“The three guys who saved my life.” It sounds dramatic when you put it that way, but that’s how it feels. For background: in early 2012, I weighed at least 258 pounds, and probably more. I don’t know how much for certain, because I hadn’t been on a scale in over 6 months—after losing 90 lbs. in 2005, I was in denial about the fact that I’d gained it all back. To make matters worse, I’d injured my back the previous summer, and it had never been exactly the same. The immediate pain had subsided enough that I put it out of my mind. I was working very long hours in front of a computer, and when I wasn’t working, I was playing World of Warcraft. In the summer, I got some exercise working on our property, but by the tail end of winter, my life was almost entirely sedentary.
In February of 2012, at the end of a long drive from Seattle to Santa Barbara, I got out of the car and immediately knew something was wrong. My back hurt in an entirely new way—a strong, burning pain that felt like someone had slid a knife between my vertebrae. I wouldn’t know exactly what had happened for some time after that, but in essence, my lack of activity, arthritis, and the weight I was carrying had caused my spine to collapse.
Over the next few months, I kept hoping the pain would get better. It didn’t. Sitting in my work chair for more than an hour became excruciating. I couldn’t lift anything over about fifteen pounds. By early June, it was so bad that I could no longer get into bed without needing fifteen minutes or so to manage the process, and I was close to tears most of the time. I couldn’t stay asleep for more than 15 minutes, and just turning over in bed was difficult and painful. Why didn’t I seek help? Because I was afraid of the medical bills. I had only basic, catastrophic insurance with a $25,000 deductible. I knew that my lack of exercise was the real problem, and couldn’t bring myself to clean out our savings when we had been working so hard for it. The irony was too much to take—I’d spent so many hours helping to save that money toward a house for my in-laws, and the price was my spine.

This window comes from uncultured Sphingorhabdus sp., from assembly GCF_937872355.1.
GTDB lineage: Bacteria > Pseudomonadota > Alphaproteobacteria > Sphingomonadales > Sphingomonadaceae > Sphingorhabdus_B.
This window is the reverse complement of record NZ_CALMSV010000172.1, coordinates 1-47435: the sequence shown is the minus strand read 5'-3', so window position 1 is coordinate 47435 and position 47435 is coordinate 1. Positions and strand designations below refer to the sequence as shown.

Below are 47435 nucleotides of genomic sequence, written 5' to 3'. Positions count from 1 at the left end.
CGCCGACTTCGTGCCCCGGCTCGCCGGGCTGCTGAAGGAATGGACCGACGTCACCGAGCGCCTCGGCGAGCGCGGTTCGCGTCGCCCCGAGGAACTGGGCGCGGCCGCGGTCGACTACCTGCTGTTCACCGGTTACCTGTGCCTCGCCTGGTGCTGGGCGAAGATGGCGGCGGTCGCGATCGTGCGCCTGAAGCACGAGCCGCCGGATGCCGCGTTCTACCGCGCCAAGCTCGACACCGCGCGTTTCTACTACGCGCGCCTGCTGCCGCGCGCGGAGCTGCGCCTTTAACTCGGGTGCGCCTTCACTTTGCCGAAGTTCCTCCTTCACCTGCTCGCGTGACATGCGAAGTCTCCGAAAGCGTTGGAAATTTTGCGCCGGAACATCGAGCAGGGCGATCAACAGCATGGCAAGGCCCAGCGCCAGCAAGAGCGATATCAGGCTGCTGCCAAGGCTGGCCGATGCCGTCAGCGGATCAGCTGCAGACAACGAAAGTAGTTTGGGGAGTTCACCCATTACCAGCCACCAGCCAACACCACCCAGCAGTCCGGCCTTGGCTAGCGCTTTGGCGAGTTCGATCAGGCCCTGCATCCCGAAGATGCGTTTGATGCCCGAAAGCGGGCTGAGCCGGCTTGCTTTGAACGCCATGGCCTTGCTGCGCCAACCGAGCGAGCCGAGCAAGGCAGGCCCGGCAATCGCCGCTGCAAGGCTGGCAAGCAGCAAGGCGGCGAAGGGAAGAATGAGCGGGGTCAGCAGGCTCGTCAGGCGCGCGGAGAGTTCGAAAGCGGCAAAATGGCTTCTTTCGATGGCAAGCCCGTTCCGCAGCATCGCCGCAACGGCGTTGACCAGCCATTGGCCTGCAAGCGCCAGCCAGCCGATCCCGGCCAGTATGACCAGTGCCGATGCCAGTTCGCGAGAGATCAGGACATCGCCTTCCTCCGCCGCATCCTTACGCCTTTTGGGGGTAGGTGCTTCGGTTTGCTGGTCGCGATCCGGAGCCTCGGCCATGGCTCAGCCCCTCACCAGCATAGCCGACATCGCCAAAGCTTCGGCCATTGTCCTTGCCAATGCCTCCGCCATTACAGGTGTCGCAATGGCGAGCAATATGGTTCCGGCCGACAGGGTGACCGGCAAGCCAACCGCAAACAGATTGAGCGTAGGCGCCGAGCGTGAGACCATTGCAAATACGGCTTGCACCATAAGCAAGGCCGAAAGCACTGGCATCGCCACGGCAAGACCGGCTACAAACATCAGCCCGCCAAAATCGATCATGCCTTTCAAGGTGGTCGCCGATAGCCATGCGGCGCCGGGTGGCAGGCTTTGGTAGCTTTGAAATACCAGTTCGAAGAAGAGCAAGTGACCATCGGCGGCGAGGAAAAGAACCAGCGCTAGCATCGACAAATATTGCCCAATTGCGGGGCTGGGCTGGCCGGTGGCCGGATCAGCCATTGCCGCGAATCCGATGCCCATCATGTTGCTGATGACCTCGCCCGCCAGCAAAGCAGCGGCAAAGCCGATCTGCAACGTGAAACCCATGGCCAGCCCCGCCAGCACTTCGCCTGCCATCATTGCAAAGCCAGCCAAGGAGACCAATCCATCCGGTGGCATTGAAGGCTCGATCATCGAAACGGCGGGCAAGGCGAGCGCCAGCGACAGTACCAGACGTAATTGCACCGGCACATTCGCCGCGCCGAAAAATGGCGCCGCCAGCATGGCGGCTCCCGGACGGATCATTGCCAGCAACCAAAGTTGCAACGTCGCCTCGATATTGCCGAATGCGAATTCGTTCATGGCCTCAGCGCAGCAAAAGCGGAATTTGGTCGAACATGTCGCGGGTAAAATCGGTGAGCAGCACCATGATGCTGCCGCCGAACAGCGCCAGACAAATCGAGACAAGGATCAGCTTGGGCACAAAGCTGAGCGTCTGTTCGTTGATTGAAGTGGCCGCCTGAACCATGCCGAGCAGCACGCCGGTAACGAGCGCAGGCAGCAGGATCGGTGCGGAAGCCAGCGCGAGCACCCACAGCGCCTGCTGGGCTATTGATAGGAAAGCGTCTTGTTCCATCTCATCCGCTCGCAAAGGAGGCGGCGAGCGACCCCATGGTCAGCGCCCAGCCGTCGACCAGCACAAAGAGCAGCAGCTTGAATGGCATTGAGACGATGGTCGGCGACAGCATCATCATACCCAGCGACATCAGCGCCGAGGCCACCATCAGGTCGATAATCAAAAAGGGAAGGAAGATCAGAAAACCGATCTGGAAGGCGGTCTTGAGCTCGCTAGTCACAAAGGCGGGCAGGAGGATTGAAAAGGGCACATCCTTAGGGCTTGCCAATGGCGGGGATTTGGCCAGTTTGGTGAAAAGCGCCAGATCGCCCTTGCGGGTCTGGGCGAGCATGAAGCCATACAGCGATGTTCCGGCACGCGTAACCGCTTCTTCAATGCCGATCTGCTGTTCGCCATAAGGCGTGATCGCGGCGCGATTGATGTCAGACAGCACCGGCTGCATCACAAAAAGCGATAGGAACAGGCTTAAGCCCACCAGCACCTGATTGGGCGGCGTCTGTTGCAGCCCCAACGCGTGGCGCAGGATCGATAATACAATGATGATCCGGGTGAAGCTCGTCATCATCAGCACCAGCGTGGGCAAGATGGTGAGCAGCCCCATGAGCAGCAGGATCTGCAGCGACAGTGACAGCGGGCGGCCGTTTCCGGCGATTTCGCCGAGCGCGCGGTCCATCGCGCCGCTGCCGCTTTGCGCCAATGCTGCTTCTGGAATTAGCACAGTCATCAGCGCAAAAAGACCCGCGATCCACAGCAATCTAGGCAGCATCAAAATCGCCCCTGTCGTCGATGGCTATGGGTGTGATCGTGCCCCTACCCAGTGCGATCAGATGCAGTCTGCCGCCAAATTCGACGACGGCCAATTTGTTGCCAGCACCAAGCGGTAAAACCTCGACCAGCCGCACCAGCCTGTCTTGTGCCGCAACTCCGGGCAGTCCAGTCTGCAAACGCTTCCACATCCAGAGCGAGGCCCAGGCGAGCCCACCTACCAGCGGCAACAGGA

My husband finally confronted me with the reality of the situation: this was not going to get better unless I did something about it. No one else could fix it for me. He refused to listen to my guilt and self-pity. I was furious! I’d finally admitted to him that I was in a lot of pain all the time, and that getting help would cost too much, but instead of sympathy, what I got was tough love.
My husband was the first guy to save my life. Over the next two days or so, I felt so miserably sorry for myself, it now makes me laugh. I thought he didn’t care. I kept testing to see if maybe he’d become more sympathetic, but he refused to give an inch. “Go see someone,” he insisted. “Get it done. Take care of it.” That was the first step. I had to recognize that this was something I could do something about. Yes, it sucked that it was going to cost money, but I had a choice, and it was up to me to make it.